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After calling publicly for an investigation, Mayor Stoney tells police he saw nothing criminal in officer's actions

After calling publicly for an investigation, Mayor Stoney tells police he saw nothing criminal in officer's actions

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Four days after asking for a criminal investigation into a Richmond police officer who drove a marked SUV through protesters blocking an intersection on Monument Avenue, Mayor Levar Stoney said in a private meeting with police that he saw nothing criminal in the officer’s actions.

A video clip of Stoney’s comments, which he made during a tense exchange with officers, emerged last week after a Virginia Beach attorney released the footage. The mayor’s spokesman, Jim Nolan, declined to comment, citing a pending court case.

Stoney’s statement that he saw nothing criminal in the officer’s actions came before completion of a criminal investigation that he had called for publicly. The probe into the June 13 SUV incident is still ongoing, according to Richmond Commonwealth’s Attorney Colette McEachin, whom Stoney has tasked with reviewing the case and several other high-profile incidents related to the city’s civil unrest.

No one was injured when the SUV forced its way through the protesters, who had been blocking the intersection of Monument and North Allen avenues for hours leading up to the encounter. After the SUV mounted the curb to avoid the protesters, the crowd moved in front of the SUV, standing against its bumper as it revved forward. The scene was recorded, and witnessed by two Richmond Times-Dispatch reporters. Police have said the driver was assaulted through the open window.

“I believe that last night’s incident requires a full investigation,” Stoney said in a tweet the day after the officer drove through protesters. “While the investigation is underway, I have instructed the Richmond Police Department to place the officer involved on administrative leave pending the result of the investigation by the Commonwealth’s Attorney.”

Two days later, he forced the resignation of then-Chief William Smith.

On June 18, Stoney was set to introduce his choice of an interim police chief when a group of officers stopped Stoney in the lobby of the police training academy and asked to meet with him.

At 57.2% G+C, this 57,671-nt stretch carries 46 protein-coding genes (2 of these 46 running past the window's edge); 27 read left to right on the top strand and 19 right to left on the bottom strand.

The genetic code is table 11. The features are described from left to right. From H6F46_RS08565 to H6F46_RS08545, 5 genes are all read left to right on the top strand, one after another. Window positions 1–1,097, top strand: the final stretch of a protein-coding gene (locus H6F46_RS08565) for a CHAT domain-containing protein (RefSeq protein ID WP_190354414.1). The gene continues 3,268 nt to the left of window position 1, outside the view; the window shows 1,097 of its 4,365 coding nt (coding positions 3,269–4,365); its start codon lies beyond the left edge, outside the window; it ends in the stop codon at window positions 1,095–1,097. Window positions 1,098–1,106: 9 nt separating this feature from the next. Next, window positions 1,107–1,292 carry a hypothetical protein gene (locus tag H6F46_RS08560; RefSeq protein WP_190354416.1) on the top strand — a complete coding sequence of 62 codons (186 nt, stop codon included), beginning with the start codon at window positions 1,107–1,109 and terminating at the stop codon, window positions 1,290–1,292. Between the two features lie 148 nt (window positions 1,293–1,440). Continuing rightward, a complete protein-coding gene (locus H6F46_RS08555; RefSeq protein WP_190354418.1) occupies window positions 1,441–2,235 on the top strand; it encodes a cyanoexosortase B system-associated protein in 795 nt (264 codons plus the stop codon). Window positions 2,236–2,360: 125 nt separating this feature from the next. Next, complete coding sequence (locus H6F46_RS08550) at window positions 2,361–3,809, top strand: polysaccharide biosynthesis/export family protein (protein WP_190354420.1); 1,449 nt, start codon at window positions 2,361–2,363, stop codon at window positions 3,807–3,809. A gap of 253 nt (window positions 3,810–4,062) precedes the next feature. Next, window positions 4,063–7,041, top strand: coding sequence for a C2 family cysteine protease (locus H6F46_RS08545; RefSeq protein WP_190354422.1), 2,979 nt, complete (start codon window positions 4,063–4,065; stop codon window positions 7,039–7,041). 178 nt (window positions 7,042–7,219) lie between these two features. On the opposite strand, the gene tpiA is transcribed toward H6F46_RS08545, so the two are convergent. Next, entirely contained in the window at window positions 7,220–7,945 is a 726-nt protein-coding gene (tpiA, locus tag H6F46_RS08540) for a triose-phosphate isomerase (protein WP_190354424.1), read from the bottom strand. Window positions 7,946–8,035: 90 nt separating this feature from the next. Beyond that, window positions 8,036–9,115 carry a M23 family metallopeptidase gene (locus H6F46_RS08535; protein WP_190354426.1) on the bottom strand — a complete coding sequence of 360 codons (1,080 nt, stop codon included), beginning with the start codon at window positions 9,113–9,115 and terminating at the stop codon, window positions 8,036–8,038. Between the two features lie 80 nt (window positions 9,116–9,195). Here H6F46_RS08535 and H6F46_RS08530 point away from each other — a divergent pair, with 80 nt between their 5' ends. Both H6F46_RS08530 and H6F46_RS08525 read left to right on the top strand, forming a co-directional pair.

The video footage of the meeting was shared on social media by attorney Timothy Anderson, the owner of the Anderson & Associates law firm out of Virginia Beach. The firm has a satellite office in Richmond.

The video clip shows only 3 minutes and 45 seconds of the 90-minute meeting, which was closed to the media. It’s unclear who recorded it. The footage has been edited to add subtitles and is inaudible at times.

In the video, a woman identified as “Officer 1” can be heard saying, “You did publicly come out and condemned it.”

She noted that Stoney recommended the officer be placed on administrative leave. “You can come out in a heartbeat and get on your Twitter account and condemn what we do and how we do it,” she told the mayor.

Another person whom the subtitles identify as an officer asked Stoney if he recommended that an “officer that was a victim of a crime” be suspended for a day, to which Stoney replied that he was not suspending the officer.

As officers continued to press Stoney, he said, “I’ve asked for an investigation to see what happened and things can calm down.”

Then he made the comment about the SUV incident. “Nothing — I saw nothing criminal,” he said.

In the clip, Stoney said he had watched the body-worn camera footage from the officer driving the SUV and thought the department would release it. But further into the video, he said it was a “slippery slope” to release the footage in just one incident.

Anderson is asking a Richmond court to compel the city to turn over officers’ body-worn camera footage from the SUV incident and others during the recent uprisings.

He filed the petition for mandamus, or a judicial remedy, after the Richmond Police Department denied his request for recordings under the state’s Freedom of Information Act. The police department cited the exception that allows withholding “criminal investigative files,” according to Anderson’s petition.

Anderson said he does not represent any of the officers involved and made the records request as a “concerned citizen.”

“The mayor and other city officials have publicly released statements that continually support a false narrative that police are acting inappropriately towards protestors,” Anderson said in the petition.

Anderson continues that full disclosure of the body-worn camera videos “will significantly lead to the public understanding of the Richmond Police Department in the events and circumstances each request is made, which will help the public determine if the narrative of the elected leaders is truthful or false.”

In addition to footage from the June 13 SUV incident, Anderson asked for videos from a June 2 shootout between the two officers and a 19-year-old man, all of whom were injured; and from an officer involved in two incidents on May 30, when a brick was thrown through the window of his vehicle, and on June 15, when he was injured after he was struck by an object.

A hearing on the release of the body-worn camera footage has been set for Aug. 5.

arockett@timesdispatch.com

(804) 649-6527

Twitter: @AliRockettRTD

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